Help with Pulley System

  • geofk12
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16 years 11 months ago - 16 years 11 months ago #129794 by geofk12
Replied by geofk12 on topic How About This.....
OK - my simple brain has come up with what might be the most simple answer.
Please be kind and tell me what you think...

It will help to look and the pic to better understand what I'm saying (attached)



One end of the rope is in the bag.
One end of the rope is above the 8 located just above the Upper Pulley.

What if the end of the rope exited this 8, went up and over the branch (crotch) down to the trunk of the tree to be secured.

This will get rid of the creeps.
It can still be set up from the ground assuming you had a long enough piece of rope.

OK, hit me with your feedback.

Geof

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16 years 11 months ago - 16 years 11 months ago #129795 by oldtimer
Replied by oldtimer on topic Tie to the base of the tree!
That will not be the same system that we have been talking about all this time. When you tie to the base of the tree it is a very safe systen comonly used in SRT. So no discussion on the safety of that one system and you do not need any of the extra figure-8 knuts everywhere! or the (FS) friction saver for that matter. You can actualy use a separate rope and hang all the other pulleys and everthing else from the end of the rope going over the branch (TIP)and have a DRT system with a pulley acting as a Friction saver. I have used that one a few tymes myself! It is ilustrated in The Tree Climbers Companion book, I think

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16 years 11 months ago - 16 years 11 months ago #129798 by markf12
Replied by markf12 on topic Help with Pulley System
Bill, I like the bumblebee story too. I tell it in my classes and derive exactly the same moral from it that you do.

JimW beat me to most of the other things I was planning to say. I think we DO know why the system hasn't given any problems yet: the bark has been strong enough and the friction has been great enough to hold things in place, so far. My worry is simply that there are easy to imagine circumstances where that might not be the case. Situations that would make me especially nervous include: wet bark, platy or flaky bark like on red pines, and wet lichens.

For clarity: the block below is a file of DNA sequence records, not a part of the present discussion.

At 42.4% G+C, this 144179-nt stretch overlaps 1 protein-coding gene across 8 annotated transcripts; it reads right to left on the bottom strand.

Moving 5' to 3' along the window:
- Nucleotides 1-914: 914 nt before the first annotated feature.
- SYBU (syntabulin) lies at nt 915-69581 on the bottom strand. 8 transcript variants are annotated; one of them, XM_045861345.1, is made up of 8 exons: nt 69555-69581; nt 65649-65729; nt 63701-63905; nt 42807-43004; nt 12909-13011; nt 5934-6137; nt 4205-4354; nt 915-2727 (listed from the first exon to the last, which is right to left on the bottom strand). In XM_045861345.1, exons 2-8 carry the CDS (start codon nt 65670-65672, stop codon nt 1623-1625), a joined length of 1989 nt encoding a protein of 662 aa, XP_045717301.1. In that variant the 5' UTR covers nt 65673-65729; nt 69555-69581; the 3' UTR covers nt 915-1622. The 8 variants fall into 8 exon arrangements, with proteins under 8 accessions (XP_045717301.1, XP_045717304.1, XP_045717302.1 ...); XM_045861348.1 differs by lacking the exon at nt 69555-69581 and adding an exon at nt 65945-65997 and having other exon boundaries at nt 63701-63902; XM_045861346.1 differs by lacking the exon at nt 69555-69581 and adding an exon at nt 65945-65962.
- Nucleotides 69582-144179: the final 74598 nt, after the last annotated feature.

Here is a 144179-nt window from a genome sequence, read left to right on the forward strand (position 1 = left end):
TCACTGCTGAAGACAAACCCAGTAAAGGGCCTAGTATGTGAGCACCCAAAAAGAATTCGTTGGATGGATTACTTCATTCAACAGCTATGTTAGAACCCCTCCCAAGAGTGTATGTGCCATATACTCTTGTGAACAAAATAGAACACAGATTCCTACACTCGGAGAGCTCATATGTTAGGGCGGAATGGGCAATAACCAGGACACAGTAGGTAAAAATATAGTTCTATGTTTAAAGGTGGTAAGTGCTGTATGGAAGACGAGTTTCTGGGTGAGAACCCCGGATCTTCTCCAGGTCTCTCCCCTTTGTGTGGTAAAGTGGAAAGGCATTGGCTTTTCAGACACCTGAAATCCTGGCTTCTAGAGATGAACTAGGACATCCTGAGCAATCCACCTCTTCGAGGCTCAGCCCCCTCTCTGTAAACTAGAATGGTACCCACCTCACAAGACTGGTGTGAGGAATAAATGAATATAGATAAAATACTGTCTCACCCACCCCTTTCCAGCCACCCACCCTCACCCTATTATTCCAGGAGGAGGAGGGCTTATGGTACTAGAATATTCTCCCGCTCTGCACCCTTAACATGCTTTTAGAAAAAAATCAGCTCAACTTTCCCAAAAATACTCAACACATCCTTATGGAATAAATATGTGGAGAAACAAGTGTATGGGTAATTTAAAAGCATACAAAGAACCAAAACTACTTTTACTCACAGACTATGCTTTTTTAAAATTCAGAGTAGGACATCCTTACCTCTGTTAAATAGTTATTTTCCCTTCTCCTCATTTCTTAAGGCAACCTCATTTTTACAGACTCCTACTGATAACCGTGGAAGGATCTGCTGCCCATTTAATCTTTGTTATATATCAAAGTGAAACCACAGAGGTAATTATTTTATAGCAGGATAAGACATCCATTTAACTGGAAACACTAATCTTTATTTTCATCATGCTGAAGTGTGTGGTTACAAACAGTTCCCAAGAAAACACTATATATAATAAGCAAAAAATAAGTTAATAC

What Geof_K describes will work - it's one of several fairly simple ways to eliminate the flaw. Another approach is to have a separate rigging line (terminated by a figure 8 loop) going over the branch screw-linked to a figure 8 loop in the top of the climbing line (instead of going over the branch, the climbing line dangles from this loop). I'll try to get a sketch posted tomorrow; I don't have a scanner handy at home. Having a separate rigging line also gives extra ways to handle a rescue situation; given that the usual application of this system is helping people with physical difficulties to climb, that would seem to be a nice feature.

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16 years 11 months ago - 16 years 11 months ago #129800 by jimw
Replied by jimw on topic Help with Pulley System
Geof, I’m not sure, but I think what you’re saying (looking at the sketch) is to “cut the rope” at the top left figure-8, and then (a) route the part of the rope above the cut down to the ground (and secure it); and (b) connect the part of the rope below the cut to the carabiner (screw link). Yes, that would remove the flaw. Good thinking.

One thing to note is that this would double the load on the branch.

Mark, I’m not sure if you’re suggesting another line that would go from the carabiner (screw link), up and over the branch (to the left), and then down to the ground to be secured. I’ll wait for your sketch.

That method would have the same effect as my suggestion, which is to attach (probably with a friction hitch) an accessory cord line where the top-left figure-8 knot is, and then secure that safety line at ground level.

Following up on Mark’s comment about having the system rigged so provision for rescue is provided, how about having the entire rig supported in such a way that it could be lowered from the ground?

I remember the first time I watched tree workers carefully (about 15 years ago). They hoisted a pulley up to a branch, and the climber used the pulley as we would a CS. Even if the climber became unconscious, the ground crew could lower him.

I’m pleased that we are beyond whether the system has a flaw, and moving toward mitigating it, as Mark had suggested we do.

Peace.

Jim

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16 years 11 months ago - 16 years 11 months ago #129801 by jimw
Replied by jimw on topic Help with Pulley System
Mark, you are correct in that we indeed do understand why the system reportedly has not yet failed: There simply has been sufficient friction at the CS. What I had in mind when I said that we did not understand it is that I was surprised that there ever was enough friction to hold the thing in place. I find it hard to accept that there is so much!